The saguaro cactus has been the subject of extensive ecological research since the establishment of Saguaro National Monument in 1933. Saguaro mapping and monitoring has always been limited in extent due to inherent restrictions of in situ field methods. This research developed a method for automated mapping of mature saguaros over large extents using fine spatial resolution digital aerial imagery. Saguaro shadow signatures were identified using a novel contrasting custom search kernel method. The shadows detected were used as proxies for mature saguaro locations. This research focused on (1) the development of a method of automatically identifying saguaros using their shadows in aerial imagery, (2) applying the method to aerial imagery of Saguaro National Park (SNP) to conduct a large extent saguaro census, (3) validation of the saguaro distributions against in situ field measurements, (4) investigating causes of shadow omissions, (5) estimating total saguaro densities and populations in SNP. The shadow method developed identified 446,092 saguaros across 231 square kilometers in Saguaro National Park. These results were found to be highly correlated (R2 value of 0.966) with saguaro locations recorded by SNP staff in 11 field plots in 2011. This study demonstrates that mature saguaros can be reliably mapped automatically using digital aerial imagery. The method developed will facilitate saguaro monitoring and ecological resource management in SNP and throughout the range of the saguaro cactus.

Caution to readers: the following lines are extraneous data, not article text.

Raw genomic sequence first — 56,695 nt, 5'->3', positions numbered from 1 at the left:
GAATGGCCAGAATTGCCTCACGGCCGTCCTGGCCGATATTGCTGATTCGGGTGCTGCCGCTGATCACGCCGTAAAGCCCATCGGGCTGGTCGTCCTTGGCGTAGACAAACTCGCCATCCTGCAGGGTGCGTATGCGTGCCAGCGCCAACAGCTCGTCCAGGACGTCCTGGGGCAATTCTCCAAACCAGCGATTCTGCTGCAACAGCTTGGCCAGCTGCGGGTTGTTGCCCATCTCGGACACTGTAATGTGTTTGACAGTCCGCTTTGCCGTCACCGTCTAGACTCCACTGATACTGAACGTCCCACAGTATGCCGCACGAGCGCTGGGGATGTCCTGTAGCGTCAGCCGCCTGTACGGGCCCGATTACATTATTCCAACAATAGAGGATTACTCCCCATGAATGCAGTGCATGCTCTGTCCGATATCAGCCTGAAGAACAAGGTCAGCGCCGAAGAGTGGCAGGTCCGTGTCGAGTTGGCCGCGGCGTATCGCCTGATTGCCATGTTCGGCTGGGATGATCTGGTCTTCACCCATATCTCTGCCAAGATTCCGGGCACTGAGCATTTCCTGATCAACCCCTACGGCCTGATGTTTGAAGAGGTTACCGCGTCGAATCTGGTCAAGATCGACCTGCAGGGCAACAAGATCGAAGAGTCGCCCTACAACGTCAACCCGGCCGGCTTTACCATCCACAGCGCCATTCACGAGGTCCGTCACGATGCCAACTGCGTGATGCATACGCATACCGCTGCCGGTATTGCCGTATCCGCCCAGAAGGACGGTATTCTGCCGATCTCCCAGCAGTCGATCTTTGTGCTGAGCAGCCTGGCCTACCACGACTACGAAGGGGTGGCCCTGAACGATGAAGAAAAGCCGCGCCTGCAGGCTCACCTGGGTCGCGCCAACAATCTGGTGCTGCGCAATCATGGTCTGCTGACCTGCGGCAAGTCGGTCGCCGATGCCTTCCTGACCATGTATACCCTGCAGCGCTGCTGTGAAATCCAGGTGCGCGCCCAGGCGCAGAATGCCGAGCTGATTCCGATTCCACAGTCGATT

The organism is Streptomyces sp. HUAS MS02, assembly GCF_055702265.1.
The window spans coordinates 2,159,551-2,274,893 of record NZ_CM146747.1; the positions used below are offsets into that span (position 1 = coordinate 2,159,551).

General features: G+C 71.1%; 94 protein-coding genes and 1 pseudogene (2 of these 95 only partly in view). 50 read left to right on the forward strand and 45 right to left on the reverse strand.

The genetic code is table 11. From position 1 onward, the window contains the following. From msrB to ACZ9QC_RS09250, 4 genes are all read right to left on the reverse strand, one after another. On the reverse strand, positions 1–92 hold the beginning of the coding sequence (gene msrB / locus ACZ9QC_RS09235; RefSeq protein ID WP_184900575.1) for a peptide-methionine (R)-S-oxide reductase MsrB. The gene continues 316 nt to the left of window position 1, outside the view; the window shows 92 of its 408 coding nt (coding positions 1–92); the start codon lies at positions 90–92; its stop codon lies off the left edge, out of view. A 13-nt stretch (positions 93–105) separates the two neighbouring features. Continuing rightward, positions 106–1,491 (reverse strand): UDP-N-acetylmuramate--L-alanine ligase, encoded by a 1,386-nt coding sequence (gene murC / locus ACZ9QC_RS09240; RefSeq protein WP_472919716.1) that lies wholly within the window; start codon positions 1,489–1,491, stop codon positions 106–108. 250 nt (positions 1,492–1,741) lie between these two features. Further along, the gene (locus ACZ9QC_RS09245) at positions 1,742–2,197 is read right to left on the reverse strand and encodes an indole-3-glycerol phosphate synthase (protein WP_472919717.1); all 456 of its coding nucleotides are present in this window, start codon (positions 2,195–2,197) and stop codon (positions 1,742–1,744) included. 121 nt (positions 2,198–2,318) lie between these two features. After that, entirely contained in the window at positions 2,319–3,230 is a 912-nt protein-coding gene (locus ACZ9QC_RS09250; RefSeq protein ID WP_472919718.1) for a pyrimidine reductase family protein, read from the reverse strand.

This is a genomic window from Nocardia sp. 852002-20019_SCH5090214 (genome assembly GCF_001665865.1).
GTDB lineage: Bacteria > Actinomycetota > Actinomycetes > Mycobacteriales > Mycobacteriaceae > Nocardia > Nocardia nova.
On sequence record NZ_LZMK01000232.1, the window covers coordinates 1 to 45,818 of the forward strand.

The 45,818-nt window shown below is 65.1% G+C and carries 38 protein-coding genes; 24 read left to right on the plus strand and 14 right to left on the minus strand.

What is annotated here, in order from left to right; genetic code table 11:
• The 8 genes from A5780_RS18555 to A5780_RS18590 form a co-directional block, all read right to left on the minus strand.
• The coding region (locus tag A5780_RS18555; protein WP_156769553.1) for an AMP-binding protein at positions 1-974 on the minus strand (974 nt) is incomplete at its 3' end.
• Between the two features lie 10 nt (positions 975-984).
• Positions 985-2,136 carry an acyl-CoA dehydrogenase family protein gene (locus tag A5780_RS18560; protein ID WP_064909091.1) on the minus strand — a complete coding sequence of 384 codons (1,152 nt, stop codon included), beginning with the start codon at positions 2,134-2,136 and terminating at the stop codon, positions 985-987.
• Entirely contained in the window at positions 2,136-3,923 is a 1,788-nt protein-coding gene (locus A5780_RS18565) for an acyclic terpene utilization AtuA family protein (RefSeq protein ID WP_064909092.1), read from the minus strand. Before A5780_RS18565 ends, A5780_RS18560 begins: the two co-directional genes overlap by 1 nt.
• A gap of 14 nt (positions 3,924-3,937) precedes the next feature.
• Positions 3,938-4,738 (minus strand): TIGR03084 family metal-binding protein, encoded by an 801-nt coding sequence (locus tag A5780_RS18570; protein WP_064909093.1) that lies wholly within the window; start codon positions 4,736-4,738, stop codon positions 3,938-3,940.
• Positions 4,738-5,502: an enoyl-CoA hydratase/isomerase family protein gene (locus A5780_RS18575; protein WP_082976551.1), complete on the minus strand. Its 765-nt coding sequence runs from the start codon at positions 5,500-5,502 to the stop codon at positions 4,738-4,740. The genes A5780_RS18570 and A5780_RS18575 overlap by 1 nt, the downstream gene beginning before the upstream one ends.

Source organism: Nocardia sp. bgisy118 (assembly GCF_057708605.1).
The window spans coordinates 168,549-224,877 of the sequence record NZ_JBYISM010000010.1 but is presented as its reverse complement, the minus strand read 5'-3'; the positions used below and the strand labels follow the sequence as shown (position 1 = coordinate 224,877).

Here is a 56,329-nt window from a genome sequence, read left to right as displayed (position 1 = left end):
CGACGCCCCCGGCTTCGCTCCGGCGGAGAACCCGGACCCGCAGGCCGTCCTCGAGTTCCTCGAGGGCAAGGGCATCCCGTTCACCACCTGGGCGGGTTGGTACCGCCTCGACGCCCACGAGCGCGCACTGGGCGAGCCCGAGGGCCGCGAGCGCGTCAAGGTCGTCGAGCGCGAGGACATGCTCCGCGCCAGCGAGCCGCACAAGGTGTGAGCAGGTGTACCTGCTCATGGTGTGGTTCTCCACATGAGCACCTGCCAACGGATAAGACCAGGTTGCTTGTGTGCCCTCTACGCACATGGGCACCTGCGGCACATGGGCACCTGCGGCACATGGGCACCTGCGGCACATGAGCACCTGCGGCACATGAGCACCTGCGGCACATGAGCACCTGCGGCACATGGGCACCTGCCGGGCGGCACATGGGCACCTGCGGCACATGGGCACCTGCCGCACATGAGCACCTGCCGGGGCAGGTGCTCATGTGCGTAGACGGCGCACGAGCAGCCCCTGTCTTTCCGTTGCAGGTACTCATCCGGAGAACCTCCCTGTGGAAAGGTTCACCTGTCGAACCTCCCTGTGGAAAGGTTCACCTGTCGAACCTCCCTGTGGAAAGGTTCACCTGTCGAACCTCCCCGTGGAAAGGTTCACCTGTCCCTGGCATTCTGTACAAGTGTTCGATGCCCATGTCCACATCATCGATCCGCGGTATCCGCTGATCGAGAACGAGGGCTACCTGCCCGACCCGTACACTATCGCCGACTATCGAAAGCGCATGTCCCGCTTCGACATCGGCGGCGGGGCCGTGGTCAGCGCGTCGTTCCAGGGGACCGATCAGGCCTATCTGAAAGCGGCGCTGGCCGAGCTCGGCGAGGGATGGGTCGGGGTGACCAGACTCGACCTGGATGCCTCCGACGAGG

• Liquefaction of the Brain Following Stroke Shares Multiple Characteristics with Atherosclerosis and Mediates Secondary Neurodegeneration in an Osteopontin-Dependent Mechanism

      Chung, Amanda (The University of Arizona., 2018)